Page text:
What’s a Celebrity Engineer?
In the Discovery Channel’s Mythbusters, Imahara used a blend of science and fun to test hundreds of urban myths, which led him to swim with sharks, hang from a helicopter, fire cheese from a cannon into the San Francisco Bay, withstand 25 tarantulas on his head, drop a BMW from an aircraft, and slice a car in half using a rocket sled, all in the name of science.
Before becoming a Mythbuster, Grant worked in movie special effects as an animatronics engineer and modelmaker for George Lucas’ Industrial Light & Magic in Marin County, Calif., where he specialized in electronics and radio control.
“I have a knack for bending technological devices to my will,” Imahara said in an interview. “Given my background as an electrical engineer, I can usually make things work. And if not, I can pound whatever it is into tiny little pieces and destroy the evidence.”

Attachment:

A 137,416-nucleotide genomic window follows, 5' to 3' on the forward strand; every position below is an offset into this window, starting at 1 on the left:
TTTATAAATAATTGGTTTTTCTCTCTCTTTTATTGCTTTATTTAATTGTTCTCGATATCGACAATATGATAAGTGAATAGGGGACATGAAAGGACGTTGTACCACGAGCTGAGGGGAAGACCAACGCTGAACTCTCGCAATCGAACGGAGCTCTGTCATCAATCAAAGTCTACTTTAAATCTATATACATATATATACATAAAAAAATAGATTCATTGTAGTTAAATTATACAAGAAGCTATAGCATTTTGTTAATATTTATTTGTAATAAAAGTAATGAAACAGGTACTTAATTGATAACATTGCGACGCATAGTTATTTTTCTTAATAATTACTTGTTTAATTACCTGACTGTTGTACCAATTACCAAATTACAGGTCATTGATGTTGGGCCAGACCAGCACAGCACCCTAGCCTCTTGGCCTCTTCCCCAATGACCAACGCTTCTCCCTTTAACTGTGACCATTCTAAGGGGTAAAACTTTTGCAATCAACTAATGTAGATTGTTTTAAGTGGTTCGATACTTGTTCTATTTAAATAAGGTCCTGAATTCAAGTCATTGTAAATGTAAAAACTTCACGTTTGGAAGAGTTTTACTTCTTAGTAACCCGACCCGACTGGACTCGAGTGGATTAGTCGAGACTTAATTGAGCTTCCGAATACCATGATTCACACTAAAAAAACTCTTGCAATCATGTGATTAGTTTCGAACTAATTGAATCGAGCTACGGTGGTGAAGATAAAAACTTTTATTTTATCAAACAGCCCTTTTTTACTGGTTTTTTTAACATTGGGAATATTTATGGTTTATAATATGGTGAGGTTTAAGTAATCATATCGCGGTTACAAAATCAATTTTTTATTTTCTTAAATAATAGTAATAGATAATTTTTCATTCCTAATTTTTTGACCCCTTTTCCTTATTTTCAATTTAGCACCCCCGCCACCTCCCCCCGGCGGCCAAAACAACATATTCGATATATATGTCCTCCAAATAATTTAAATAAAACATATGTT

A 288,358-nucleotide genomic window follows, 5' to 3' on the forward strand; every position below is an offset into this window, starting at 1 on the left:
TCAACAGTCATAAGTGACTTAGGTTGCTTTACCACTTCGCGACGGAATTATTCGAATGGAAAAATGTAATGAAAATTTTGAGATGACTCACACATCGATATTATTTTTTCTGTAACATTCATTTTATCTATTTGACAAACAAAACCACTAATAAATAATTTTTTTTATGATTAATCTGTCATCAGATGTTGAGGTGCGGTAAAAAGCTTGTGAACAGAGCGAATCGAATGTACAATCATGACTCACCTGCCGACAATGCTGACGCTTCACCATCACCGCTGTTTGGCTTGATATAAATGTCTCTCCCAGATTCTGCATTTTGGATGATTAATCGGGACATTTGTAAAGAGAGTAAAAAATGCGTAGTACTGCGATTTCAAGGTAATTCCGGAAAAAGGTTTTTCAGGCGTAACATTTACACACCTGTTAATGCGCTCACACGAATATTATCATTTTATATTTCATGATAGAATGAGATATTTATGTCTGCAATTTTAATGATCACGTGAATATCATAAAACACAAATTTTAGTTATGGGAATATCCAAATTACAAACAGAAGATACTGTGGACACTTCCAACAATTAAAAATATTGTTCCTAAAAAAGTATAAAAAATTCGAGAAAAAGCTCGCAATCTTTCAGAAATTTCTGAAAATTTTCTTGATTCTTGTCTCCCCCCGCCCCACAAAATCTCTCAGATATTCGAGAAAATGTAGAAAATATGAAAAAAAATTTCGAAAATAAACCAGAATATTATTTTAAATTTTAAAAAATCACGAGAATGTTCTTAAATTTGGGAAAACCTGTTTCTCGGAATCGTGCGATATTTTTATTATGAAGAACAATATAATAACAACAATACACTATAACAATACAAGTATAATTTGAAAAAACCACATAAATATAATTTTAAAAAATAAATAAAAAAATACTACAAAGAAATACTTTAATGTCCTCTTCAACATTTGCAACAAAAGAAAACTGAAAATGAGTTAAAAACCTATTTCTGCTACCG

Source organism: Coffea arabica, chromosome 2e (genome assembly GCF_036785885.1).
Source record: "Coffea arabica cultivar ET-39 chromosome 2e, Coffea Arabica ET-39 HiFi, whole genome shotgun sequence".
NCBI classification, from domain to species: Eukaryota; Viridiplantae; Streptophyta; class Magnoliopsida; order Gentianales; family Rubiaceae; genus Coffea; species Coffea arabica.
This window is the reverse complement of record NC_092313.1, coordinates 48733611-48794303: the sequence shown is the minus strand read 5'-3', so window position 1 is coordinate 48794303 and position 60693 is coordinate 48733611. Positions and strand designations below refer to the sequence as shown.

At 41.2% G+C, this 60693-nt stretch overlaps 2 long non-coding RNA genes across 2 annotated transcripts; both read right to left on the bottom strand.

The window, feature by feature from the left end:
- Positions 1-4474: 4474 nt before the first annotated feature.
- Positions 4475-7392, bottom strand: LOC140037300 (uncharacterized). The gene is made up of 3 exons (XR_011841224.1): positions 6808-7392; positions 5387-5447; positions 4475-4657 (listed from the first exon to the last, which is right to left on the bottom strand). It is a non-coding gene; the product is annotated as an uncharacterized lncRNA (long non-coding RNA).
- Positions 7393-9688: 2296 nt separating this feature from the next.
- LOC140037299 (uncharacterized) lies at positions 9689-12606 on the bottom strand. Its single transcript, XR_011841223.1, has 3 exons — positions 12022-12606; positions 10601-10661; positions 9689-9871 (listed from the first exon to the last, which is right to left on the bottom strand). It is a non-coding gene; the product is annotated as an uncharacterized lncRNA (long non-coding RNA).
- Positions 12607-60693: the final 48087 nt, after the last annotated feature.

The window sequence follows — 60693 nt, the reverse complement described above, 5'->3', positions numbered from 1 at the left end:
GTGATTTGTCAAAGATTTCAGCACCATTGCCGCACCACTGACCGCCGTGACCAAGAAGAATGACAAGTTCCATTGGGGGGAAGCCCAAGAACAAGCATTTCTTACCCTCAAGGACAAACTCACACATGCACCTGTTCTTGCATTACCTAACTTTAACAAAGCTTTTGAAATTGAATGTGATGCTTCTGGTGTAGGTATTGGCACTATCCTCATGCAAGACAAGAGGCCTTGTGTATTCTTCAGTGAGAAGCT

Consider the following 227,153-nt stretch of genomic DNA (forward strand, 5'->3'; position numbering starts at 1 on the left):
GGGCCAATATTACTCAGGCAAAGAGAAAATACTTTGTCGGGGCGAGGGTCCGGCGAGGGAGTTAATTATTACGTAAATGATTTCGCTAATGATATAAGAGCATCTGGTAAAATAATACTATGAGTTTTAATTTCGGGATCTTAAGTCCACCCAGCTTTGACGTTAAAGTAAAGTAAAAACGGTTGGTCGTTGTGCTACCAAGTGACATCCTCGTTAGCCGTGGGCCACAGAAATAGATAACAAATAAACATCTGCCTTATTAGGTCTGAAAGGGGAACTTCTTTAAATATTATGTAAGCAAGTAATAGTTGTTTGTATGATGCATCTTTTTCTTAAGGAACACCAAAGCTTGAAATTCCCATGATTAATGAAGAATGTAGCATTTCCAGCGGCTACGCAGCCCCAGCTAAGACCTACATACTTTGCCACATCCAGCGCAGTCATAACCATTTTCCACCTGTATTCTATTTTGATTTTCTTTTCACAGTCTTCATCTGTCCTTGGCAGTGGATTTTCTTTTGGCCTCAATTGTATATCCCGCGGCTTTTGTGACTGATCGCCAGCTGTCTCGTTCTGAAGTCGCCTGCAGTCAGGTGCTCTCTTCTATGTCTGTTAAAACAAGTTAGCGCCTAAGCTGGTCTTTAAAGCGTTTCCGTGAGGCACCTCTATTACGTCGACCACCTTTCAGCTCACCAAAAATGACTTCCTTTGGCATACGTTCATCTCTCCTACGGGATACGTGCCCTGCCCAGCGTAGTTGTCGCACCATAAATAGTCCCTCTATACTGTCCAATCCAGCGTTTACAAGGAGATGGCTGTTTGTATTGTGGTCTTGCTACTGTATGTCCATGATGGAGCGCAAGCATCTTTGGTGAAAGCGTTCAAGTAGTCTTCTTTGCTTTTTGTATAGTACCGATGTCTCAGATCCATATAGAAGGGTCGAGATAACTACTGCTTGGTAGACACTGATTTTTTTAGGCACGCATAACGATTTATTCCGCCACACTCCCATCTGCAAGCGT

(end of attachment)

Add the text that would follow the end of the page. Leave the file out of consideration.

He installed electronics in the R2-D2 units for Star Wars Episodes I and II, replacing the halogen light source and rotating color wheel with a custom microcontroller-based LED circuit. He was one of only three official R2-D2 operators in the United States.
“We wanted to make sure Mouser worked with someone who could really relate to the engineer, so it’s not going to be some kind of celebrity who doesn’t even know what a capacitor is,” said Hess.
Imahara has a Bachelor of Science degree in electrical engineering from the University of Southern California and is a senior member of the Institute of Electrical and Electronics Engineers (IEEE). His skill set includes electronics design and fabrication, machining, welding, woodworking, CAD layout, hydraulics, pneumatics, CNC programming, vacuum forming, laser cutting, modelmaking, moldmaking, and paint, making him a perfect representative of today’s engineers.